Once during a particularly intense week of rehearsals and extra concerts, my husband Matt commented, “This week feels like one long day.” I was instantly reminded of a student’s reaction to the suggested title of “A Night on Saturn” for his weekly composition assignment. He told me (reprimanded me would be more like it) that there would be no difference between a night on Saturn and a day on Saturn, because the planet’s rings do not allow one to see the night sky anyway. I had nothing to say to this. I missed out completely on all the normal fascination with outer space most kids have. Instead, I was looking at the ground, planting things in the backyard, foreshadowing the gardens of my adult life.

But perhaps I should have been paying more attention. It’s something to ponder, as we come to the end of the year: Was 2018 just one long day (or night?) on Saturn, unrecognizable from any other year? Or was it, in its own way, precious, full of memorable moments?

To both questions: Yes.

There is much about our middle-aged lives that is much like life on Saturn, one day bleeding into the next, predictable and structured. We practice, rehearse, teach, perform. We feed our cats and water our garden. We have dinner with friends and meet colleagues for coffee. We selfishly guard free evenings together with excuses and/or blatant lies (“Oh, we are so sorry, but the cats have to be bathed that evening.”).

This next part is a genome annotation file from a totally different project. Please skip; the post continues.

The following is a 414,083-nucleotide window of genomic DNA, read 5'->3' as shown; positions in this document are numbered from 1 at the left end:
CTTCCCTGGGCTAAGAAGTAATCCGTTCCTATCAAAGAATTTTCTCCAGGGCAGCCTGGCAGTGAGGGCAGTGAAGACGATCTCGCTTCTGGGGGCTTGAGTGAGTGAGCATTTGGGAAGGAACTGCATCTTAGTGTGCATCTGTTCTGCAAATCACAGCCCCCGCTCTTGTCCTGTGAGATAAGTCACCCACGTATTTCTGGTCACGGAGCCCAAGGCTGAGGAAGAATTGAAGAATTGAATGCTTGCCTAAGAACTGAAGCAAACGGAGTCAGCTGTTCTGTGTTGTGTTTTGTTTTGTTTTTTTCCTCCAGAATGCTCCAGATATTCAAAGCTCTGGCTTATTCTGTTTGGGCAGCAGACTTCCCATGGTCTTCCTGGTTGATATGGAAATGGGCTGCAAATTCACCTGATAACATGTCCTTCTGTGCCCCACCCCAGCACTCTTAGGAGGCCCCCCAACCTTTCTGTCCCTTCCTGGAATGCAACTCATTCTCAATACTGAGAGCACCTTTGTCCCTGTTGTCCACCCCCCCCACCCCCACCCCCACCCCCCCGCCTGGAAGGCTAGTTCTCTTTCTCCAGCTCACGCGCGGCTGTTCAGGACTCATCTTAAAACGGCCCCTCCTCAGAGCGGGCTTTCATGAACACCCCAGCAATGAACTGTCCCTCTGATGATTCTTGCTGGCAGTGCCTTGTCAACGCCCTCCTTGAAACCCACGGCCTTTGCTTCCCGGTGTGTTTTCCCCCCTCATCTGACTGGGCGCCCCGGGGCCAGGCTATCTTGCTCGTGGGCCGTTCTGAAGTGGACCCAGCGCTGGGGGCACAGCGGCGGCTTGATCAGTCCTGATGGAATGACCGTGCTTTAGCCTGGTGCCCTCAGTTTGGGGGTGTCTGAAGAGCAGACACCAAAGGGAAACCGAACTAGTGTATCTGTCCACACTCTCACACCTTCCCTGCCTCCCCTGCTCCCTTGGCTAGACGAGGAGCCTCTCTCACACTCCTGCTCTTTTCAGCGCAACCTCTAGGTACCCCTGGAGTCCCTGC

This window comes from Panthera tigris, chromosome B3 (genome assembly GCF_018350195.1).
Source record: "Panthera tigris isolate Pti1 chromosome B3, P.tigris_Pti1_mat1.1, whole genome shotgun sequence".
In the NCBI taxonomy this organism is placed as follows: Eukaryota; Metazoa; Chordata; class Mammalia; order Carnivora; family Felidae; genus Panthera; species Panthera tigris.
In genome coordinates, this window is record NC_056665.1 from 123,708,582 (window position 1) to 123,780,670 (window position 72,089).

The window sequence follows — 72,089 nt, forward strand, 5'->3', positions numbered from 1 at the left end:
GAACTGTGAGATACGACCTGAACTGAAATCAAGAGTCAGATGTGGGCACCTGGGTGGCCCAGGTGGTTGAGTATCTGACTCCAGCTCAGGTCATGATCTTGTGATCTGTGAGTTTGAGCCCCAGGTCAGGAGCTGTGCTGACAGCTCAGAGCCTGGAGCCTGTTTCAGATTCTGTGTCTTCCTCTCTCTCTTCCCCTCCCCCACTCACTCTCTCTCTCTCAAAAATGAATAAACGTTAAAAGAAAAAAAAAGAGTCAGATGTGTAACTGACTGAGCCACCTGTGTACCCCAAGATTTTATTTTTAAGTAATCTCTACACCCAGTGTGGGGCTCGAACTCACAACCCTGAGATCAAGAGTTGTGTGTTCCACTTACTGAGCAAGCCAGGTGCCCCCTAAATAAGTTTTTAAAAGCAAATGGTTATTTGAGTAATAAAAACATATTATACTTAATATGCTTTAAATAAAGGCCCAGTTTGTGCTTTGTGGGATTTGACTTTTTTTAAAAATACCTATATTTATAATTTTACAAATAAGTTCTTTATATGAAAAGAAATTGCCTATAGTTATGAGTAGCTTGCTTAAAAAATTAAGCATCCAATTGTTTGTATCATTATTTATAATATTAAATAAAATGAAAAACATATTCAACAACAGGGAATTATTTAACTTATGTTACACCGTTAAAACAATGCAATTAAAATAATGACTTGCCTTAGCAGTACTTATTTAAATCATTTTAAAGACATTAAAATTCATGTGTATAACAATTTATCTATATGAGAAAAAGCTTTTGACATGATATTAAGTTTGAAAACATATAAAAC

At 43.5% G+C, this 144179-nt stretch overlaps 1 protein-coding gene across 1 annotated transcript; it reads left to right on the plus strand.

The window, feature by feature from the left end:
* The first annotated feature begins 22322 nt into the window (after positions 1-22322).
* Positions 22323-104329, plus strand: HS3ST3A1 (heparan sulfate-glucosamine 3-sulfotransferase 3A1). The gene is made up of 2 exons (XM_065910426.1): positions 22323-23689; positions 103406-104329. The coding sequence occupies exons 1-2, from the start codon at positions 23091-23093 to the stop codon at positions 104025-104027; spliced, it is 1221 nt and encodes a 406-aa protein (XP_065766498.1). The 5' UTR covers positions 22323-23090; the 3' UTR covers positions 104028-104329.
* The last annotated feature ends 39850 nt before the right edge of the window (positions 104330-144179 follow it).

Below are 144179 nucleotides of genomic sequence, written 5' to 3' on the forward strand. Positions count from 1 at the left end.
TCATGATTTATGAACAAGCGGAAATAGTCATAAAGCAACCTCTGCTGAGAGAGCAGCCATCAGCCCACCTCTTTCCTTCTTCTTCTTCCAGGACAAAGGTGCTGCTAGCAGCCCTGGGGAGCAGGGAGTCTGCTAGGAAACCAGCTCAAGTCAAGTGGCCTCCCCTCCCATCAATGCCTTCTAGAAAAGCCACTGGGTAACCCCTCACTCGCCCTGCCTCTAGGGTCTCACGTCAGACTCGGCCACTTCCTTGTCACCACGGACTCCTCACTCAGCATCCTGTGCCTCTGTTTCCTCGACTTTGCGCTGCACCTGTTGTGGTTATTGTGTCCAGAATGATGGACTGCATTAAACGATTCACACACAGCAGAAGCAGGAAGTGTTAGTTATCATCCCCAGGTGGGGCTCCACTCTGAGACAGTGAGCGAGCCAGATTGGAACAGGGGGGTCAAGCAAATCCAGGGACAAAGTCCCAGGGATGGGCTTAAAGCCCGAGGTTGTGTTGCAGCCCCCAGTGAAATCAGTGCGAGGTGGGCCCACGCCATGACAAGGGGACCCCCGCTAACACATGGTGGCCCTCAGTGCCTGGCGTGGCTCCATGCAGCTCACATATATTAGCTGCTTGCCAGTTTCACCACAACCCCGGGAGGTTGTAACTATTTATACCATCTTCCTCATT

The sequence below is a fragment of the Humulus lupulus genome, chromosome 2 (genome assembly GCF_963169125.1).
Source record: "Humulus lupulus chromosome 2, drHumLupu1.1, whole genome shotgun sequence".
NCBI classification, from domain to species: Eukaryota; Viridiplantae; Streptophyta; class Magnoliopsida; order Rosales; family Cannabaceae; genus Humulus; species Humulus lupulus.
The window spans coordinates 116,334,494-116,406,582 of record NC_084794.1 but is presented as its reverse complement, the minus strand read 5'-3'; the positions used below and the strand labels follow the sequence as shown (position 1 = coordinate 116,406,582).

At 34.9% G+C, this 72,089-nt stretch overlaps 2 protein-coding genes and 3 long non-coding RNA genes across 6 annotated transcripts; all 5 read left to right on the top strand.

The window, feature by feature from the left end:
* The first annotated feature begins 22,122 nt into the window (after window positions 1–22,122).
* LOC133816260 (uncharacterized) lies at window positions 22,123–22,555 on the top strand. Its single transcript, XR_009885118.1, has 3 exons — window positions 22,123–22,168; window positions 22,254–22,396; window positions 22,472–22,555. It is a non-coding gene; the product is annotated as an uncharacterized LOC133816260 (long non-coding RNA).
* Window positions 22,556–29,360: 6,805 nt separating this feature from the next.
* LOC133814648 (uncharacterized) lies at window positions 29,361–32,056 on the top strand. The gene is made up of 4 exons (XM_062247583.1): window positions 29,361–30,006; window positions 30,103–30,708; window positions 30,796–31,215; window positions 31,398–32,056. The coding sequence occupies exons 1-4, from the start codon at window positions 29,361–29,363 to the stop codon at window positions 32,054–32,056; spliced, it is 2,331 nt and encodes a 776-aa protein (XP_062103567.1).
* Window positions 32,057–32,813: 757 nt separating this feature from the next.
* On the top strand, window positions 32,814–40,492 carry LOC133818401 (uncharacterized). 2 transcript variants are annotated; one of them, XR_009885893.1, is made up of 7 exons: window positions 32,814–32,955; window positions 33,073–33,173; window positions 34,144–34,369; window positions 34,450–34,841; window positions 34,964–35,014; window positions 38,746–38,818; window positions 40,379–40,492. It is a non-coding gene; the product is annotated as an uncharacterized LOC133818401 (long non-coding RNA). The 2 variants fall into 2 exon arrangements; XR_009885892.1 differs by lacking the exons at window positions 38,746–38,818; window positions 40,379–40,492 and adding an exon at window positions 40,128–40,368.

A day on Saturn? For sure.

But, of course, that isn’t the whole truth of the last year, not even close. In May, we spent a week driving from Portland to San Francisco down the coast and through the Redwoods. One night we stayed in a house outside Coos Bay, Oregon along a river and under a waterfall. There was a sauna in the backyard and the bed hung by ropes from the ceiling. We had two light-filled, golden days in Taos in October, the hours long and deliciously empty. And then there was a night back in June when I sat in an Adirondack chair in the garden, the daily chore of watering done, while Matt cooked steaks on the grill and I drank a glass of wine and watched the hummingbirds dart from flower to flower.

While 2018 saw a lot of notes fly by, there were countless heart-stopping musical moments as well. July included Matt conducting a choral festival that culminated in a powerful performance of Robert Cohen’s Alzheimer’s Stories. The work was not simply a moving piece of music, it was a lesson in how live and love one another. “Sing anything!” it commanded to us. “Love and music are the last to go.”

There were visits from nephews and sisters; former students drop in regularly. We read books and watch movies; we swim laps, go to yoga classes and the gym. I planted eleven tomato plants in the garden last spring, not understanding that this was, by any reckoning, ambitious. Unless, of course, I was planning on running a farm stand. Today—December 23rd—Matt turns 50. We are slowly coming to the understanding that we are no longer that “dynamic young couple.”

“Miss Amy, are you a grandmother?” a student asked me just last week. I stared at him, speechless. And then I remembered: my grandmother was a grandmother when she was exactly my age and there were no teenage brides in the family. When I reported this realization to Matt later, he said, “Wow. That is the sexiest thing you’ve ever said to me.”

We grow older, yes, but it doesn’t grow old. Life may be much like a day on Saturn, but it never stops being precious.

Sing anything! Love and music are the last to go.

Happy holidays to you, dear readers and may you have a blessed 2019, full of memorable moments.